Post Script—George Edward Post and the Post Herbarium. Lytton John Musselman Visiting Professor Biology Department American University of Beirut. To find George Post we must travel to Beirut and down Post Street. . . . . and to the American University of Beirut (AUB).
Post Script—George Edward Post and the Post Herbarium Lytton John Musselman Visiting Professor Biology Department American University of Beirut
To find George Post we must travel to Beirut and down Post Street. . . . .
. . . . and to the American University of Beirut (AUB)
Post Script—George Edward Post and the Post Herbarium • The life of George Post. • His association with the Syrian • Protestant College. • III. The botanical activities of Post.
Post Script—George Edward Post and the Post Herbarium • IV. The herbarium of George Post. • The Post-Post Post Herbarium.
Post Script—George Edward Post and the Post Herbarium VI. The Post Herbarium and its role in floristic and biodiversity surveys in Lebanon, Syria, and the region. VII. The future of the Post Herbarium.
Post Script—George Edward Post and the Post Herbarium • The life of George Post.
George Edward Post 1838-1909
Born in New York City, son of Harriet Beers and Alfred C. Post, a prominent surgeon.
Studied Latin at age of six. Graduated with honors from City College of New York in 1854 at age 16. M. S. degree in 1857.
M. D. degree conferred in 1860. Ordained a minister in 1861. D.D.S. awarded in 1863.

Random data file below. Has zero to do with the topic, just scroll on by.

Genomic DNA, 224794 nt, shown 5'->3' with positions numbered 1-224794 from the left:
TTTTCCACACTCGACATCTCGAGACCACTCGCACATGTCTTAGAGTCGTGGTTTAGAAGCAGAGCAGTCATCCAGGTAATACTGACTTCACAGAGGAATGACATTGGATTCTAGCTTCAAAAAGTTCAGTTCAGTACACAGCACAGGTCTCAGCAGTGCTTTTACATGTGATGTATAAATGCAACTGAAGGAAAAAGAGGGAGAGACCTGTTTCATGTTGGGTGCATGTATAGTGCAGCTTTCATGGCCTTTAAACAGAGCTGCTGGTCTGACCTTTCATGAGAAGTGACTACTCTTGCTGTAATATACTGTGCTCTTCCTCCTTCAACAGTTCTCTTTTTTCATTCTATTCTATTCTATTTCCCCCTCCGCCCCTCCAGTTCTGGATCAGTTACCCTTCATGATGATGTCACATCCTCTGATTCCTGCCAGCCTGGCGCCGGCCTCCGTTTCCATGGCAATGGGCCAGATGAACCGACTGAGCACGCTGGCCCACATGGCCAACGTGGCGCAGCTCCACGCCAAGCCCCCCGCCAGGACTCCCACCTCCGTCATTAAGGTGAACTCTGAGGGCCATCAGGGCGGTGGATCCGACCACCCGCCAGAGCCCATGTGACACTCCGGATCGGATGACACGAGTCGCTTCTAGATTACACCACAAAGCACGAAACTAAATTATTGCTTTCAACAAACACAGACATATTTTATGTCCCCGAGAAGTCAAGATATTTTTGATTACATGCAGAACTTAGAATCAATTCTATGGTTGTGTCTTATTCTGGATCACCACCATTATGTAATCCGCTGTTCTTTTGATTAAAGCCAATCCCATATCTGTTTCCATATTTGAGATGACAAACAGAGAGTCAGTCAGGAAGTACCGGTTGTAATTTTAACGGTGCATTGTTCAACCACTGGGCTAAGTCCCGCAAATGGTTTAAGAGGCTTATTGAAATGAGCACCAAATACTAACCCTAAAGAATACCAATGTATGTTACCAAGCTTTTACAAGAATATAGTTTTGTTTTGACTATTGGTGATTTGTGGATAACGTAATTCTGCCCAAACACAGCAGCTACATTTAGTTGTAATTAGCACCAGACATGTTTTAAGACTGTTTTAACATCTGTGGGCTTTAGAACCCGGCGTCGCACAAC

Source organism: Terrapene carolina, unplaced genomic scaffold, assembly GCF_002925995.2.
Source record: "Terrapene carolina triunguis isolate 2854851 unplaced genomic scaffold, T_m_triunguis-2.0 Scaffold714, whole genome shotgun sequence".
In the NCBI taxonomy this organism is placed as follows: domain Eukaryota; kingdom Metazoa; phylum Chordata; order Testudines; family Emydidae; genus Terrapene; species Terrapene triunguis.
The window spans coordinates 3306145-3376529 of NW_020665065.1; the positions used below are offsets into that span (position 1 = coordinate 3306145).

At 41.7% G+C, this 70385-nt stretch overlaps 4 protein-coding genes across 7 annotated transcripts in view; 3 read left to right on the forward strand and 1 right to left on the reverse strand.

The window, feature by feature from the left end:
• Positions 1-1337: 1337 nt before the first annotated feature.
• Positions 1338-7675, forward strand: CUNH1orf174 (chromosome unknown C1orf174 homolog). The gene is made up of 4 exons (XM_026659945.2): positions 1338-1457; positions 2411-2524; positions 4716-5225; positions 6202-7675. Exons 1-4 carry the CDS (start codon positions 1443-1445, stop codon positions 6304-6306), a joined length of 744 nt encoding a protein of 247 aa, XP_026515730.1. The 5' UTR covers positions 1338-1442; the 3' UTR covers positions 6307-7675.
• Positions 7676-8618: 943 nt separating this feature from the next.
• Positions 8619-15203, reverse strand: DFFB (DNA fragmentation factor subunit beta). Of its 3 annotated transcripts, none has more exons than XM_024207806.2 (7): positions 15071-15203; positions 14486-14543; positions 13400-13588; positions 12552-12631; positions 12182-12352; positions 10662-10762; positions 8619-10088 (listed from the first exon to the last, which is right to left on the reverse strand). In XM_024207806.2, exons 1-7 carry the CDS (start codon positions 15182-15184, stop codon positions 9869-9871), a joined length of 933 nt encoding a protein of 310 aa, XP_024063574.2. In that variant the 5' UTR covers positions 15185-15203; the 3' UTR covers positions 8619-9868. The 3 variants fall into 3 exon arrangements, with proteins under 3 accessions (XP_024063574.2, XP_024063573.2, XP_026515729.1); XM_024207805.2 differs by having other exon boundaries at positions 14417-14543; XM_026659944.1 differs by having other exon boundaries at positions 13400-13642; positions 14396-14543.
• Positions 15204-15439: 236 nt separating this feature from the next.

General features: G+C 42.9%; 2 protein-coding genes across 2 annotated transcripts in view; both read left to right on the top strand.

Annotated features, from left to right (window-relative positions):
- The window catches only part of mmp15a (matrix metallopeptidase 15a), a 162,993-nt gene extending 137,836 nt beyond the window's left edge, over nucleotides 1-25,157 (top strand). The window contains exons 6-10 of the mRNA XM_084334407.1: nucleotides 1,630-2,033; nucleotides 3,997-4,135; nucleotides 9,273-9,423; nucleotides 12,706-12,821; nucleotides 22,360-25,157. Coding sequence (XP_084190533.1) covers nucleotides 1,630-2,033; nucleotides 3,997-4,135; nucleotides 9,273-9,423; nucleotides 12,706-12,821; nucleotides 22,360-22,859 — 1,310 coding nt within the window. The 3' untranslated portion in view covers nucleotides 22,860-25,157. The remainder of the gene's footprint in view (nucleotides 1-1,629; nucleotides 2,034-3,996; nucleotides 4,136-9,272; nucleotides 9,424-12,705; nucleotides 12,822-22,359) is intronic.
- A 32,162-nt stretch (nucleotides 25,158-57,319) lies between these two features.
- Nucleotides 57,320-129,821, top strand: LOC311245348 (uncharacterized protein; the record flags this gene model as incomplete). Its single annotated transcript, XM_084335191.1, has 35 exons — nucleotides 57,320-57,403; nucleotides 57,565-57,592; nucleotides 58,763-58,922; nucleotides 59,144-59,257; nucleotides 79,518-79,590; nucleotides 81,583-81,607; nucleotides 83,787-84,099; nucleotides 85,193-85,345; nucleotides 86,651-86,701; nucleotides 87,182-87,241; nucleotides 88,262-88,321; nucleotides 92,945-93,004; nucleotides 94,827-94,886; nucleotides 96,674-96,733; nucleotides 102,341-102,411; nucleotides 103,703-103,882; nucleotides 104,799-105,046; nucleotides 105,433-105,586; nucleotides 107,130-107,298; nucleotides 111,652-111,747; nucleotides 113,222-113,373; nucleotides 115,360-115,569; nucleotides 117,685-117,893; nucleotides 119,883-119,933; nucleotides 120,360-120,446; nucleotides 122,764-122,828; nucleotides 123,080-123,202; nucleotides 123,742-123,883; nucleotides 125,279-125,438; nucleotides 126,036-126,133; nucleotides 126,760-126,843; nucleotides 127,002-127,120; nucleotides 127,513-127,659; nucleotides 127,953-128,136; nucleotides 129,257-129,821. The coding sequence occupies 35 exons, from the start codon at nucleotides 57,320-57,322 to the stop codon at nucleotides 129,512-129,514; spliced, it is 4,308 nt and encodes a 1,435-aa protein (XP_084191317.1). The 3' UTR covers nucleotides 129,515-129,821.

The Post family lived in New York state. Sent as a medical missionary to Syria in November 1863.
Settled in Tripoli,began medical practice and study of Arabic.
Remained in Tripoli from 1863 to 1868 including a return to the United States for health reasons. Health concerns led to giving up his missionary position in 1868. Modern day Tripoli from the harbor.
Post Script—George Edward Post and the Post Herbarium II. His association with the Syrian Protestant College (later AUB). Appointments. The “Lewis Affair.”
Post was appointed Professor of Surgery and Botany in 1869. He remained in this position, under various titles, until his death in 1909. George Post in the 1870’s.
Edwin Lewis George Post and the “Lewis Affair”. Edwin Lewis was Professor of Chemistry and Geology. The faculty of the Syrian Protestant College in the 1870’s. Unlike Post, Lewis was a popular teacher. He was chosen to give the commencement address in 1882.
In his speech, Lewis spoke of three great scientists of the age: Lyell, Pasteur, and Darwin. Darwin was “. . . an example of the transformation of knowledge into science by long and careful examination and accurate thinking.”
An uproar ensued. Lewis was censured by the mission society running the Syrian Protestant College. Students went on strike. Faculty resigned in support of Lewis. Most prominent among those resigning was Cornelius Van Allen Van Dyck who had worked closely with Post.
C. Van Dyck was Professor of Chemistry and Surgery (not to be confused with William Van Dyck, his son, also a professor of surgery.)
Cornelius Van Dyck was one of the greatest scholars in the Middle East and translated many books into Arabic, including the Bible. His translation remains one of the most widely used in the Arab world.
Van Dyck had more than a passing interest in botany and participated in an expedition to the source of the Jordan River in 1877. His familiarity with plants and work with Post led to a Bible translation more botanically accurate than many.